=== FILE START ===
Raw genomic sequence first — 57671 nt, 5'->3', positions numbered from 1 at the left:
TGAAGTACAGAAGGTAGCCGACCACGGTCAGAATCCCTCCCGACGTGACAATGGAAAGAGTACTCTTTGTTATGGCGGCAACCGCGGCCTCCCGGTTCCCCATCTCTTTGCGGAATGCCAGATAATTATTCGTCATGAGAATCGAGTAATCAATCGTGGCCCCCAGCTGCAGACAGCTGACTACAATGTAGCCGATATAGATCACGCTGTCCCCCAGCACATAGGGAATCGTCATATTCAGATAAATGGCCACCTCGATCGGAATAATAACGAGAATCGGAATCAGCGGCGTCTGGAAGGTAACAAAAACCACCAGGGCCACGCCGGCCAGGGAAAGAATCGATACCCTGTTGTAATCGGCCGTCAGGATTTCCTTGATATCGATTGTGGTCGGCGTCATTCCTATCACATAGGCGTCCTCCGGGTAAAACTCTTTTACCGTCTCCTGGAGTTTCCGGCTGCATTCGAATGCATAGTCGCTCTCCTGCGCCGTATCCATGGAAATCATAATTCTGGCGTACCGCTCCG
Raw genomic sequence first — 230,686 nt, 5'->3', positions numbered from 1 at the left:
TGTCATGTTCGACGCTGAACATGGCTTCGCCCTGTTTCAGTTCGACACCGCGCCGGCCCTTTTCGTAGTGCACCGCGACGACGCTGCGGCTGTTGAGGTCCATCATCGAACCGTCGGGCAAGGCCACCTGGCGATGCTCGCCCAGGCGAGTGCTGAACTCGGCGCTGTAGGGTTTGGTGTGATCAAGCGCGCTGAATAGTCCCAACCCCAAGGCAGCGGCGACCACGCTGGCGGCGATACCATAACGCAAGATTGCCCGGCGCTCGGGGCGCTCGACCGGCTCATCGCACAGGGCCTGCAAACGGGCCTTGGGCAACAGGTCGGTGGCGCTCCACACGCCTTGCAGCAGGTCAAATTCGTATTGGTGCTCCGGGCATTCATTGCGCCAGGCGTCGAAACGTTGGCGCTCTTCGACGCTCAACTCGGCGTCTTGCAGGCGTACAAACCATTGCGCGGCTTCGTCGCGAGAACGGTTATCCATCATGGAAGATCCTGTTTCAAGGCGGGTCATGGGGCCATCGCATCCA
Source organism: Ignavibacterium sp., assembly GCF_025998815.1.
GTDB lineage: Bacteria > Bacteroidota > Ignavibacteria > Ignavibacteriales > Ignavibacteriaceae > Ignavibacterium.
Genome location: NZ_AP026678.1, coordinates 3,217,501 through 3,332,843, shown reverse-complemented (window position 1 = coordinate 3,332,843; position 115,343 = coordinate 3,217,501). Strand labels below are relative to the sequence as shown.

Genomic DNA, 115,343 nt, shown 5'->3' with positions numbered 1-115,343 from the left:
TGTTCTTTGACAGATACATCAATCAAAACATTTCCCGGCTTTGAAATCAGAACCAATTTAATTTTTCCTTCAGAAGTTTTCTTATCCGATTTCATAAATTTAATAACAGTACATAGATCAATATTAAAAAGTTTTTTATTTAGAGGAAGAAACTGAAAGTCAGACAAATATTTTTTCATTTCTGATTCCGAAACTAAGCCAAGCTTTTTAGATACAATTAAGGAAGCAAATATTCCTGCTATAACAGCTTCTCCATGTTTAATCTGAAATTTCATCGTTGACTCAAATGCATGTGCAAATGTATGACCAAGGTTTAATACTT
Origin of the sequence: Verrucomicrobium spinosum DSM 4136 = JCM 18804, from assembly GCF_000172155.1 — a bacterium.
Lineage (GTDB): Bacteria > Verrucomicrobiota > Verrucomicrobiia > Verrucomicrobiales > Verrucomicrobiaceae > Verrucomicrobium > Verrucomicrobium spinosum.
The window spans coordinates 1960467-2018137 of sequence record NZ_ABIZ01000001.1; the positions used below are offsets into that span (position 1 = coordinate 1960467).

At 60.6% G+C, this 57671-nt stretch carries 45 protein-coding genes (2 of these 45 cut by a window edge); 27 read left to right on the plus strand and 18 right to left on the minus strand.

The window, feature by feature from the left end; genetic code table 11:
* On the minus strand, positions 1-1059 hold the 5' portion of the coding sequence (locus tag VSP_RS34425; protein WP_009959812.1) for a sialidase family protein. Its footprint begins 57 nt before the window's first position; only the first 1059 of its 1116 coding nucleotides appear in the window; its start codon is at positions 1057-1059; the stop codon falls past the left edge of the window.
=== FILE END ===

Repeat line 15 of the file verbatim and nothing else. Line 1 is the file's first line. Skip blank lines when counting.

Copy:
* On the minus strand, positions 1-1059 hold the 5' portion of the coding sequence (locus tag VSP_RS34425; protein WP_009959812.1) for a sialidase family protein. Its footprint begins 57 nt before the window's first position; only the first 1059 of its 1116 coding nucleotides appear in the window; its start codon is at positions 1057-1059; the stop codon falls past the left edge of the window.